Ever since I began keeping note of the latest trends, technology has grown exponentially. By the year 2020, computer occupations are expected to see an increase of 22 percent with some subcategories, like software development, growing by as much as 32 percent. Blame it on machine learning, Blockchain, the digitization of commercial enterprise, cloud adoption or consumer habits – the technology industry is booming and that means competition is fierce.
“The race for competitive advantage has led businesses everywhere to embrace the new and the cutting-edge. Many technologies are now coming into their own as their power and speed increase and the cost of delivering them goes down,” explains Deloitte in its 2017 Technology Industry Outlook. “These so-called “exponentials,” including robotics, virtual and augmented reality (VR) (AR), 3-D printing and artificial intelligence (AI), are opening up significant areas of opportunity.” However, with these opportunities come the need to have people administer and manage those technologies so that guiding companies can be profitable.
For many technology companies, the solution has been to look to military veterans. For example, Microsoft has its Microsoft Software & Systems (MSSA) training program, which helps vets transition to civilian life while undergoing a 16-week IT training program. So far, around 30 percent of MSSA graduates get jobs at places like Microsoft, Amazon and the Department of Defense. “Veterans are exactly the type of talent we are looking for to evolve the face of IT beyond the traditional four-year degree,” says Chris Cortez, VP of Military Affairs at Microsoft and himself a 33-year Marine vet. “They are trained to quickly assess, analyze and fix a situation with the resources at hand while working with a diverse group of people as a team. Who better to bring into the company to create a diverse and inclusive workforce, expand the way we solve problems and fuel creativity than folks who are adept in the skills that are incredibly applicable to the IT industry.” Cisco also has a Veterans Program,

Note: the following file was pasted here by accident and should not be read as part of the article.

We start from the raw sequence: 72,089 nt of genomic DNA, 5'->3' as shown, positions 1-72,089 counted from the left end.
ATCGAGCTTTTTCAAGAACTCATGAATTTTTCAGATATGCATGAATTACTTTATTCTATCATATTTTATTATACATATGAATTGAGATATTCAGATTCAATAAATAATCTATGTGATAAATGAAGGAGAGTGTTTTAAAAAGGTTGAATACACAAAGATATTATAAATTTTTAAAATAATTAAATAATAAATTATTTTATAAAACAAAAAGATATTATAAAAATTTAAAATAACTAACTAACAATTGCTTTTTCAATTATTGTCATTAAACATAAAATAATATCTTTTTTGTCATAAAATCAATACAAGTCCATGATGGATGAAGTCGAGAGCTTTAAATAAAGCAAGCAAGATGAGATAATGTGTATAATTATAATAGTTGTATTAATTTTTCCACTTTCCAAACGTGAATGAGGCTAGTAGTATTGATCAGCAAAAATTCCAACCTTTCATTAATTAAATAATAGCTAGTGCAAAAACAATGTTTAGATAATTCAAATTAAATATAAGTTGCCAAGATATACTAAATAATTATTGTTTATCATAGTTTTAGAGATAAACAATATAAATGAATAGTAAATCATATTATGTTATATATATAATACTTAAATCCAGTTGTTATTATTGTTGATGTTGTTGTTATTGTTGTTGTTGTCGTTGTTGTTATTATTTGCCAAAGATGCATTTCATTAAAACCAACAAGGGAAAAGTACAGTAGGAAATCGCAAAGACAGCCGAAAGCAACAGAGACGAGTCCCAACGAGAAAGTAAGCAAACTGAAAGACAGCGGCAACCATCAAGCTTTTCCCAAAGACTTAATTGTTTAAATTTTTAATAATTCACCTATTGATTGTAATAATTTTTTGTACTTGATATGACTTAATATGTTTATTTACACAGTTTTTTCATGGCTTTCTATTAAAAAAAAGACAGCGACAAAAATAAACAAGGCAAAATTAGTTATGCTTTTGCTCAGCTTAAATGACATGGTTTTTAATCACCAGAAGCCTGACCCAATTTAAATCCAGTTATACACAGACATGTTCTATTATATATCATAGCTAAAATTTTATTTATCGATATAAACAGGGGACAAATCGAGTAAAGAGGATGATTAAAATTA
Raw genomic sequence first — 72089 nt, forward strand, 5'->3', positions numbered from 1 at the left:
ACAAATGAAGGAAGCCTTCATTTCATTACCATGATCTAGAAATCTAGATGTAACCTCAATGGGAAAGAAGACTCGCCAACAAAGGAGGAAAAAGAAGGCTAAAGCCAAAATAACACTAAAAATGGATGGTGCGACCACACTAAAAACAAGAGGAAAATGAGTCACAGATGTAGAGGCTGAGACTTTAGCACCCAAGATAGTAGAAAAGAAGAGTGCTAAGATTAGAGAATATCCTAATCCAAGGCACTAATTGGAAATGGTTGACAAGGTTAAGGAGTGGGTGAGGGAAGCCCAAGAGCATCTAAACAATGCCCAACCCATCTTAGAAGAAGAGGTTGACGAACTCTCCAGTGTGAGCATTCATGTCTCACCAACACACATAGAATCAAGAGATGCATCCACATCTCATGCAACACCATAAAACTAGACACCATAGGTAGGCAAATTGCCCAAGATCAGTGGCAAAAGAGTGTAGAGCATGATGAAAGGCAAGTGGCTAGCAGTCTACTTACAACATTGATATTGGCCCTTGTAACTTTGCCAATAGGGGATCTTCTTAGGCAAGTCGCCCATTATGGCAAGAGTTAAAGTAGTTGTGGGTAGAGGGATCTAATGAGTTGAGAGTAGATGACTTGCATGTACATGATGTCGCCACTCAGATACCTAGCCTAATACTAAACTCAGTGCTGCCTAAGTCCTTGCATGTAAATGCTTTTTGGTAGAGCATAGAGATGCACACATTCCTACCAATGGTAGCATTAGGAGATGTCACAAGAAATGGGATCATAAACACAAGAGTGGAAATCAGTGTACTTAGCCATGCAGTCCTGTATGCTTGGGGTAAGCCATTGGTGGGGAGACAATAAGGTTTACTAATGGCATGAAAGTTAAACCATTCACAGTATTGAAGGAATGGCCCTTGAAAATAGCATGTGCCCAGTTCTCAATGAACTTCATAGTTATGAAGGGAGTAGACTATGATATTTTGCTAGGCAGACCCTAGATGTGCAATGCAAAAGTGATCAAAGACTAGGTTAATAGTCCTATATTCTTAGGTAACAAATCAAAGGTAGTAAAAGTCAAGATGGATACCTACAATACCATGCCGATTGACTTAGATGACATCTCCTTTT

Microsoft was an early adopter of vet-specific training but they are just one of many companies moving into this space. Plus, military veterans in technology are not limited to workers. Roughly one out of ten businesses in the United States is owned by a vet and, according to the National Veteran-Owned Business Association (NaVOBA), a whopping seven out of ten people would prefer to buy from a vet-owned business. Some veteran-owned companies enjoying success in the tech space include the mobile app and website development company Tech From Vets, startup platform AngelList, online community builder Affinity Labs, business analysis company RedOwl Analytics and care coordination company UniteUS.
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